Sunday, April 9, 2006

A Letter From Virginia

We Make History combines dance and drama in a period ball bringing ladies and gentlemen together as a nation tears itself apart.

Richmond, 1861

My Dearest Family and Friends,

I write you at a time of great uncertainty, tinged with the sadness of what may yet befall us. I will soon leave my home with my fellow Virginians in the defense of our liberties. Though I am proud to serve, I hoped never to see the day when I might have to spill the blood of my own countrymen to protect that which is dear to us.

For many months, I have prayed for an amiable solution. But that hope is no more. My beloved country is tearing asunder as a flag left to flail in the fiercest winds. Yet I write to you on the heels of most joyous ball, sponsored by the 1st Virginia Volunteer Infantry, a night of song and dance with the finest ladies and gentlemen of the state complemented by visitors from both north and south.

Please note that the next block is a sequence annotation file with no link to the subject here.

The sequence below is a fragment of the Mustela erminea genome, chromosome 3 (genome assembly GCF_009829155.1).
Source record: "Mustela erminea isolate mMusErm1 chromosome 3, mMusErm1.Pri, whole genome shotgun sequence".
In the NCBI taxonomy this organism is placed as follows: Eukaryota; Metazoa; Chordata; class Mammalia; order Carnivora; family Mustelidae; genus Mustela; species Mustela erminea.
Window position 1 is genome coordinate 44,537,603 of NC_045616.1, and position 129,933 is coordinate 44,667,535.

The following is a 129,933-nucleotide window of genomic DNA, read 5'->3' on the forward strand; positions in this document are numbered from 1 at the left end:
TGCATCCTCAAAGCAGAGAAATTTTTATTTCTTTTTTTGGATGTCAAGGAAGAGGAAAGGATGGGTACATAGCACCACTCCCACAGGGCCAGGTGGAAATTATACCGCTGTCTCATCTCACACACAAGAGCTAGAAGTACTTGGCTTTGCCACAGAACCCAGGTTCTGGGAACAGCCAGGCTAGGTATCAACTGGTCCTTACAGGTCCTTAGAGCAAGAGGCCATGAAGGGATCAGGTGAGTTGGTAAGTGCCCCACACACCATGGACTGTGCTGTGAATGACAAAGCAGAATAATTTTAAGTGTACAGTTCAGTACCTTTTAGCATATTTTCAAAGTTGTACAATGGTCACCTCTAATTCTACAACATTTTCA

I attended in full uniform, the work of a harried seamstress in Williamsburg steeped at the foot of a mountain of work. She did not fail her task of creating a fine garment of yellow and gray with buttons shining brightly in the sun. But I do believe she overdid herself, as my first communications with Captain Scott revealed.

“Colonel Francis!” he greeted.

I ranked higher than I realized. But if I am called to a higher duty, so be it.
When the festivities began, the Belles of Virginia were presented to us, the finest young ladies of the state. One by one, a member of the 1st Virginia escorted them before the crowds. The line of elegance extended beyond my vision. Here, I noticed the gentlemen were most desirably outnumbered.